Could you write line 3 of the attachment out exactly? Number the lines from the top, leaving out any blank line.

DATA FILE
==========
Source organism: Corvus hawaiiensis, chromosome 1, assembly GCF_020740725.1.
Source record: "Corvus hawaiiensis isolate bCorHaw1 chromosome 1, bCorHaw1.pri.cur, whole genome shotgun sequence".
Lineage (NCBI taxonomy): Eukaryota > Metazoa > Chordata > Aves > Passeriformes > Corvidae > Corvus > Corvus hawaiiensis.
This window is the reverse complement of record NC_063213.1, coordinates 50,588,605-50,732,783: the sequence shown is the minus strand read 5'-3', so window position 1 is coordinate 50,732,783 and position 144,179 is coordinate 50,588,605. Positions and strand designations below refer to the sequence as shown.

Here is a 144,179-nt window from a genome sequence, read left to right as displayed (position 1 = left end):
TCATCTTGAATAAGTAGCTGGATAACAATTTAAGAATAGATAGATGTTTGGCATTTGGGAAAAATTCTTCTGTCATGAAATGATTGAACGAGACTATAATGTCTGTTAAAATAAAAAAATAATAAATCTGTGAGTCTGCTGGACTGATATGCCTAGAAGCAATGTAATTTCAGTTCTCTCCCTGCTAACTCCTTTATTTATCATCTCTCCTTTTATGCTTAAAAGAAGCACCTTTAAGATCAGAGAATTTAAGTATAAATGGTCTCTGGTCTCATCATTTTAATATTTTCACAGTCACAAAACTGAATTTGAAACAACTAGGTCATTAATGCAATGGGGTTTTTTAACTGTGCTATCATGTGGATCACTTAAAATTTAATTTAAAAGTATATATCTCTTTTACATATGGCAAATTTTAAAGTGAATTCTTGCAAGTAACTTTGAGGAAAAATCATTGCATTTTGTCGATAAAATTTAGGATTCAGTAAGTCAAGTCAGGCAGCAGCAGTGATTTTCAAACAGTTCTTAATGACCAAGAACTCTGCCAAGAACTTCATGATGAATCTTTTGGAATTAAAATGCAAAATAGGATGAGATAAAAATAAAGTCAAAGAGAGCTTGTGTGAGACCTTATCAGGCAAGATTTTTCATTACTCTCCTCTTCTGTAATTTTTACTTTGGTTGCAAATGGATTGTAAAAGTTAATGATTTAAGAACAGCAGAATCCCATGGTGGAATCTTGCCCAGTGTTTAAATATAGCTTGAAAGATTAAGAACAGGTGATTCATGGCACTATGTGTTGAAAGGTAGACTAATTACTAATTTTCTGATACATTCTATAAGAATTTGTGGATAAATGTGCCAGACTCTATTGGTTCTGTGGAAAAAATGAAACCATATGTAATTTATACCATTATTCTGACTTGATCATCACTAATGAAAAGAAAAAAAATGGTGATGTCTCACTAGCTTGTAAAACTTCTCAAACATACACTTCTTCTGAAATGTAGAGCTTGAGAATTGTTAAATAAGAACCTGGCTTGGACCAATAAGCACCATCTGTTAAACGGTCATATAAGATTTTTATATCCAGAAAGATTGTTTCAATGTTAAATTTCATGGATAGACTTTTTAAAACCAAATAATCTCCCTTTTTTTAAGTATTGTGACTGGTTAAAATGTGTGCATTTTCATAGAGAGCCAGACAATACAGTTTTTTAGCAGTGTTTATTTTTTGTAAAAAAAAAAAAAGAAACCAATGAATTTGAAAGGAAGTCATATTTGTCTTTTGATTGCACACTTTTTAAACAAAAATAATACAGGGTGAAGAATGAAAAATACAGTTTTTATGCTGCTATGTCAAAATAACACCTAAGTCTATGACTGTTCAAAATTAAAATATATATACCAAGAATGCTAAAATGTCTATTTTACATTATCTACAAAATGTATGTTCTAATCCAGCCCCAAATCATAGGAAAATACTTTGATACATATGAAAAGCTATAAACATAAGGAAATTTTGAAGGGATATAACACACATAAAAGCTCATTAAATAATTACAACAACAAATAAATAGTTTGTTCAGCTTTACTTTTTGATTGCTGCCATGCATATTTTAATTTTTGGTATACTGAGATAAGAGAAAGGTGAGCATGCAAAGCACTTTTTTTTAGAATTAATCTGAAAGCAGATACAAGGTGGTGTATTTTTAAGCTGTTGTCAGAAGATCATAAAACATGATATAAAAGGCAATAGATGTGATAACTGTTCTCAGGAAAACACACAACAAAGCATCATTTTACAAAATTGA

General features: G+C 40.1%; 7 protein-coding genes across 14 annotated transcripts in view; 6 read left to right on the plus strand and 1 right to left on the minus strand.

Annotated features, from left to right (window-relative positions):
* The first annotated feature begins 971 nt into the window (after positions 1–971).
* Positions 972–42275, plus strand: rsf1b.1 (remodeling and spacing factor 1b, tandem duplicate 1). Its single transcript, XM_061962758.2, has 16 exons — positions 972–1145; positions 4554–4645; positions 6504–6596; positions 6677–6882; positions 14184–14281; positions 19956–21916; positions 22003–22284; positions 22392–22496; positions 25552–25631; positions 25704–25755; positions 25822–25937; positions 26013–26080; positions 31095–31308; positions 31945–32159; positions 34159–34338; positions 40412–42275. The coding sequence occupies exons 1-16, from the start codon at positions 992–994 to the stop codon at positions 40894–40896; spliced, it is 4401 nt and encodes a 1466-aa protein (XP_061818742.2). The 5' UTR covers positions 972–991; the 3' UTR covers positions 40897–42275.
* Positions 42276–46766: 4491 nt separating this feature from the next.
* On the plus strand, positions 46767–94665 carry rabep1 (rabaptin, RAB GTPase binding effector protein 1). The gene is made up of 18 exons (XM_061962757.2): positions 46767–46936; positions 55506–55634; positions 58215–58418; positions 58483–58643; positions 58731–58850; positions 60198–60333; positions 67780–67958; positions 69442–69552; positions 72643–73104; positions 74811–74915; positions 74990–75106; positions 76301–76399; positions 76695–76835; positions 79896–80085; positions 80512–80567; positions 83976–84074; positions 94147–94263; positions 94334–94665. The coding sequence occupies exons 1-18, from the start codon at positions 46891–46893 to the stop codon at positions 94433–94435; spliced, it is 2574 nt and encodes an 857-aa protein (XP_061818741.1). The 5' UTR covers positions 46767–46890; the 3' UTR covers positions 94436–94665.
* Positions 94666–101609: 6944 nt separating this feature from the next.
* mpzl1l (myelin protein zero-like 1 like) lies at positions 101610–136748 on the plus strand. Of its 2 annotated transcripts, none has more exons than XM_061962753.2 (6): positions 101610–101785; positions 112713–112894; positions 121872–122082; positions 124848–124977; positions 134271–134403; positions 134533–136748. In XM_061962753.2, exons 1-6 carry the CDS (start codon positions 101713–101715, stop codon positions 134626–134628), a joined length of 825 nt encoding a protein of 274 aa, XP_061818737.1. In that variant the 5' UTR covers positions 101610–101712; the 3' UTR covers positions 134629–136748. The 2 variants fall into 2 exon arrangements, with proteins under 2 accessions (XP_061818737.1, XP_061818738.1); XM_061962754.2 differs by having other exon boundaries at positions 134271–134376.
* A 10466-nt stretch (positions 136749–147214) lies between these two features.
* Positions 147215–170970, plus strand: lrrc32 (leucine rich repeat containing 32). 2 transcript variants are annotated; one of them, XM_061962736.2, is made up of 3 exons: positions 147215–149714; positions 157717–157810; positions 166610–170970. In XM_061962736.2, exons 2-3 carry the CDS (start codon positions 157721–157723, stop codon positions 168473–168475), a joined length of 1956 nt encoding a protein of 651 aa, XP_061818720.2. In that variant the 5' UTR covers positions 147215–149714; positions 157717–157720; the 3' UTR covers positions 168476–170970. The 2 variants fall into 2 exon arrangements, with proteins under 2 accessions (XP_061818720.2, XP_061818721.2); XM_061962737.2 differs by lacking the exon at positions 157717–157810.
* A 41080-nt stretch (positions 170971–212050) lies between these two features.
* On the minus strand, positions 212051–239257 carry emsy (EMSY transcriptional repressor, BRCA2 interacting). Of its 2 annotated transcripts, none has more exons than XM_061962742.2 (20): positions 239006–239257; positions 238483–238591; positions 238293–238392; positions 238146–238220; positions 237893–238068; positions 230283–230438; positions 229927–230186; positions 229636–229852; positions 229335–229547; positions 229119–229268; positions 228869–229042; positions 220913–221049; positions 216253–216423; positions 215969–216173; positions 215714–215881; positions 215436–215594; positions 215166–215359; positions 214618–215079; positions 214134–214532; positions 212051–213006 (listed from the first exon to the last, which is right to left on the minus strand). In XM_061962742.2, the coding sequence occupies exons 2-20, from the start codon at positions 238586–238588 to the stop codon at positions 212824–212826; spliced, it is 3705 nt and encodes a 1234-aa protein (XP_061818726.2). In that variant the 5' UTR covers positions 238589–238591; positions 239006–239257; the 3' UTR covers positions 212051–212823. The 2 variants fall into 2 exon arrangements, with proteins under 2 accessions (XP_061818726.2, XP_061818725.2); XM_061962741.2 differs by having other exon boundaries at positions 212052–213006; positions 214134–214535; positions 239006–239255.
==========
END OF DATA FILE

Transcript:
Lineage (NCBI taxonomy): Eukaryota > Metazoa > Chordata > Aves > Passeriformes > Corvidae > Corvus > Corvus hawaiiensis.